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Front-end frameworks: Overrated?

Front End Frameworks

Front-end frameworks are becoming increasingly popular and there are lots more popping up regularly. In the past I have looked into these and partially used them to some extent, Bootstrap in particular, which seems to be the leading one to go for. I can definitely see the uses for them and how they could be beneficial to a Web Design novice with not too much experience. I can also see how it could help them to produce a nice looking design for their personal site very quickly. However, what I don't understand is why there has been an increase in popularity for experienced web designers and web design agencies building sites based on them.

Any clients I have dealt with personally would always want a unique, bespoke design for their site, so I find it bizarre that people can justify charging a lot of money to build a site on a framework, sticking to it's pre-designed element styles. I regularly come across sites now mainly using Bootstrap and you can tell straight away because of how similar the layout and elements look. I'm not saying this is necessarily a bad thing, as the design is quite slick more often than not, but they are really boring to look at now as every site seemingly looks the same.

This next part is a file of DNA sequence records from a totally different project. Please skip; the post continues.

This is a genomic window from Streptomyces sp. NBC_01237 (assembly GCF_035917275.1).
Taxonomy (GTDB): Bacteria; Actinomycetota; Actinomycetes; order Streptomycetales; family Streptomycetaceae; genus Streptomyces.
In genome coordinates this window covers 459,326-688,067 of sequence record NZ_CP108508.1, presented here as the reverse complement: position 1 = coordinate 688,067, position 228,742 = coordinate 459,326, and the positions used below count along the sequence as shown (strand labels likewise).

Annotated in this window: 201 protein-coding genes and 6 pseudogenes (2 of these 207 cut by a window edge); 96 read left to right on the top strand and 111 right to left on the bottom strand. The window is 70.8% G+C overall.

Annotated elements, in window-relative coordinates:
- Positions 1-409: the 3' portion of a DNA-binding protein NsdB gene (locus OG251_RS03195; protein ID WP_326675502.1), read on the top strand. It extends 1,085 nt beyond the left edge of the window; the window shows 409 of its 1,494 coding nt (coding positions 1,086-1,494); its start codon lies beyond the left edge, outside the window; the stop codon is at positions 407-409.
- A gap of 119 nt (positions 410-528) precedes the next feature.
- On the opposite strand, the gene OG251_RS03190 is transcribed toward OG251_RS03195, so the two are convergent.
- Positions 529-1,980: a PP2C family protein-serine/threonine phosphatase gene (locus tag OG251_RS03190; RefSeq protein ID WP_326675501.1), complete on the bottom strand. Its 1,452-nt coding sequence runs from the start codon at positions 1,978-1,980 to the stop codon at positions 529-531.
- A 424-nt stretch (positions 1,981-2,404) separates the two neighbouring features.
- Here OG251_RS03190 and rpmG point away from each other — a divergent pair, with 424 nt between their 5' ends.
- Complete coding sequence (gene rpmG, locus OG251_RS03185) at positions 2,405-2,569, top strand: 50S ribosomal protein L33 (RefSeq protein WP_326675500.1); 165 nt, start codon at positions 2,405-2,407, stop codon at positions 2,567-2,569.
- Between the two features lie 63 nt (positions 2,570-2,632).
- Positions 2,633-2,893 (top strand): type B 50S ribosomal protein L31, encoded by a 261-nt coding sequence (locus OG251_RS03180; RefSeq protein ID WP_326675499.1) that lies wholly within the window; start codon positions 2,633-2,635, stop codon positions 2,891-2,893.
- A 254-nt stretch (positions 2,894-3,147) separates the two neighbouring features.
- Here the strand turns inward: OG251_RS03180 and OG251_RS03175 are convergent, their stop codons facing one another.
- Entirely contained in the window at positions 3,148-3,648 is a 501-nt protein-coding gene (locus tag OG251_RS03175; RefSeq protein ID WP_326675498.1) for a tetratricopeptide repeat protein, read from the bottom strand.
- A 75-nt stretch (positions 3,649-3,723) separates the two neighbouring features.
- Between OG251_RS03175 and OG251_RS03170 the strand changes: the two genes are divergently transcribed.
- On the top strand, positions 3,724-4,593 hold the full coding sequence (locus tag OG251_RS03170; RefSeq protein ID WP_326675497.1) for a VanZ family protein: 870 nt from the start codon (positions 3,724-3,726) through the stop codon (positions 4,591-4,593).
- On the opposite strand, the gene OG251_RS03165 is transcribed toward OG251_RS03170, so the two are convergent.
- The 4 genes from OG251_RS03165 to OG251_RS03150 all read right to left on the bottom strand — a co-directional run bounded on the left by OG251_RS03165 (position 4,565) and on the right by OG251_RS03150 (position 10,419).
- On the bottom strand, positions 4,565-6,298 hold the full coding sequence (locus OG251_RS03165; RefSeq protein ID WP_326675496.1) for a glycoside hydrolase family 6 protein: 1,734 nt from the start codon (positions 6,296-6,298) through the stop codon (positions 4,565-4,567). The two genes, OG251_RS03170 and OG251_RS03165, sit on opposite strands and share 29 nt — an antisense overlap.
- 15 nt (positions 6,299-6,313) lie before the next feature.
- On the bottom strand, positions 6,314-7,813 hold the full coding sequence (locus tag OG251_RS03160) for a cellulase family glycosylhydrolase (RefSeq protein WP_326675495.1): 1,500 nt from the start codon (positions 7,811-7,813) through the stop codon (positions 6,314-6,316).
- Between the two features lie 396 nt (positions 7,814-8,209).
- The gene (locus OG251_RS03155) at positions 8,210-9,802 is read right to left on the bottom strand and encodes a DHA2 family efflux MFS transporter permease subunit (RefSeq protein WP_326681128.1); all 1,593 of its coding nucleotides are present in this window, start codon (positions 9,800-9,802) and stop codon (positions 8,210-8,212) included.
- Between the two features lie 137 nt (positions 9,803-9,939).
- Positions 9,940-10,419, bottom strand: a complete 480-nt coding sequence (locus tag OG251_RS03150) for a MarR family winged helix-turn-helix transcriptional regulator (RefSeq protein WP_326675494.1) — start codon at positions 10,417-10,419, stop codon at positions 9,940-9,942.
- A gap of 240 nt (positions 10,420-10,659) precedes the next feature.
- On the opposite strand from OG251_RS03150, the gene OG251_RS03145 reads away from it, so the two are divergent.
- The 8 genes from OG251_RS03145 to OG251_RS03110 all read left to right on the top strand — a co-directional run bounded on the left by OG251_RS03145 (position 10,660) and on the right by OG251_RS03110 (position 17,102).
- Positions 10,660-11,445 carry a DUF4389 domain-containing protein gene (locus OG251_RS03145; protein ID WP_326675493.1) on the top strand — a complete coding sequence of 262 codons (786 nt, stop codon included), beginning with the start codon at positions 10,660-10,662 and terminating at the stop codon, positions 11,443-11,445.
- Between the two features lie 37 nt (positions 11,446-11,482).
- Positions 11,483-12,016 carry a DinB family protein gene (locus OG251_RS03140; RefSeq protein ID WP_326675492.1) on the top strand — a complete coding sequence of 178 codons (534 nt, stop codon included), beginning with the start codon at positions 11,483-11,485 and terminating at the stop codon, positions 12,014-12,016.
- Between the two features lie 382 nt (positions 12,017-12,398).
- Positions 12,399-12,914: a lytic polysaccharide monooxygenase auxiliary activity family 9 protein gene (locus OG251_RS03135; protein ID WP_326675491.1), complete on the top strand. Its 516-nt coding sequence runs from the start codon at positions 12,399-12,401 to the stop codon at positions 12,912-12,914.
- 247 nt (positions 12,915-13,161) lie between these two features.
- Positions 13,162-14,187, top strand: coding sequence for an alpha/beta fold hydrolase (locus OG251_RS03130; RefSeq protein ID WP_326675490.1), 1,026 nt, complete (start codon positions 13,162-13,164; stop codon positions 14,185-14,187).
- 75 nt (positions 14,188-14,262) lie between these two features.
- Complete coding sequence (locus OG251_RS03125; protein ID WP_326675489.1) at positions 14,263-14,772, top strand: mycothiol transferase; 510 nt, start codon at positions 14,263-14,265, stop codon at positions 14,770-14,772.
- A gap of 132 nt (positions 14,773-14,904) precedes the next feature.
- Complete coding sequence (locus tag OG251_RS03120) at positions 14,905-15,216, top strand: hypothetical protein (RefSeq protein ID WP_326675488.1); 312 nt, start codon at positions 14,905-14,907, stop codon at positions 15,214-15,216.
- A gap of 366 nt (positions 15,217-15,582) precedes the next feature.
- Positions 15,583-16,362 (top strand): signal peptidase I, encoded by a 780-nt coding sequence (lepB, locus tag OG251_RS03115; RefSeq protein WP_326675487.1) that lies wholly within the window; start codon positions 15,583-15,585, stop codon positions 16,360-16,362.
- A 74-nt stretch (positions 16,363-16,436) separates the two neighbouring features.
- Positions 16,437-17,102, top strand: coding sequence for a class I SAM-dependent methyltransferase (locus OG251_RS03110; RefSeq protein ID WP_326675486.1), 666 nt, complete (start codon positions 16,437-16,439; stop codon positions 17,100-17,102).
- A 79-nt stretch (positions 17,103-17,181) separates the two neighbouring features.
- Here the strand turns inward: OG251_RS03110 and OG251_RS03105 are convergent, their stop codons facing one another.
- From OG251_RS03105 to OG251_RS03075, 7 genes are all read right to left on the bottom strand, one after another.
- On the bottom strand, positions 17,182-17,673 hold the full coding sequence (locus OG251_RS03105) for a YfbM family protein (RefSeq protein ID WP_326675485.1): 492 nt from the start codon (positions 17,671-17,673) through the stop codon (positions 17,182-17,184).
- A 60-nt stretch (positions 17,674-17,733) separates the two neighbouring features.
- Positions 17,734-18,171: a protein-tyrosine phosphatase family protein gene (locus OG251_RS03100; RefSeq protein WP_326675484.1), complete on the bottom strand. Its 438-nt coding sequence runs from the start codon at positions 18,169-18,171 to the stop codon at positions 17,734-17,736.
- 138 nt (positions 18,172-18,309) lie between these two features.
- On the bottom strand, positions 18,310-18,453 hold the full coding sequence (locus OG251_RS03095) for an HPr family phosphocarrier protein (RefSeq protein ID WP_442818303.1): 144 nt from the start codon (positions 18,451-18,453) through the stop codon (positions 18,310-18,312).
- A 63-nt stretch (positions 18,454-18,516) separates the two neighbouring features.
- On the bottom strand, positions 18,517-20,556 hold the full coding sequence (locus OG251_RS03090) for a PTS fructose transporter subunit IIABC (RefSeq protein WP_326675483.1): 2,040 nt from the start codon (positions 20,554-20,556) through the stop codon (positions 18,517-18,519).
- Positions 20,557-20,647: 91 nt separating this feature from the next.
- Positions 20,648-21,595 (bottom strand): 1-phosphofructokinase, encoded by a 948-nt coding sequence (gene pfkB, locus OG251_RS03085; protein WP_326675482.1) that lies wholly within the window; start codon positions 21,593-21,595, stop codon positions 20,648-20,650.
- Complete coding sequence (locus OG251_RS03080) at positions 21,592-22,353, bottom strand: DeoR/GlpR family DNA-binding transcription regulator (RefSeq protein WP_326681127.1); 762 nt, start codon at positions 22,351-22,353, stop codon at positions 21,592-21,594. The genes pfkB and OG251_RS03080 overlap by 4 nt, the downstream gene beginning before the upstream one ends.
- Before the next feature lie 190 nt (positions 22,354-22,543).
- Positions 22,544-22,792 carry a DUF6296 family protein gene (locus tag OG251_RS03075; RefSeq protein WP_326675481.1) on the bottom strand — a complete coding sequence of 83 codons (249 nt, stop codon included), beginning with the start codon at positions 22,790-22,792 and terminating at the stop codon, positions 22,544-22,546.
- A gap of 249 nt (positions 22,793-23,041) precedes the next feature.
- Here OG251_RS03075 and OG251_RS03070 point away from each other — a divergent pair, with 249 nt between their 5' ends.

When did templates take over the benefits of custom web design work? I thought every good web designer was against the use of templates, it takes away the element of creativity. I feel the use of frameworks completely limits your availability to design outside the boundaries of the pre-defined layouts and classes and would personally never use them for my own designs, I like to be able to plan and visualise exactly what I want and design it from the ground up, giving the client that cutting edge over their competitors with their fresh and unique internet presence.

The main pros I see to a framework would be that it would allow you to quickly produce a site, saving more time for other projects and it would do a lot of the work for you, including responsive elements for mobile devices, but I would rather consider that as "cheating"; essentially it is not your own work. Another drawback to most of the frameworks I have reviewed is that the responsive integration is very limited, as they are still sticking to specific device sizes, which really isn't future proof for new resolutions. Designing it yourself allows you to work through your own responsive design, applying changes at each break point for all screen sizes.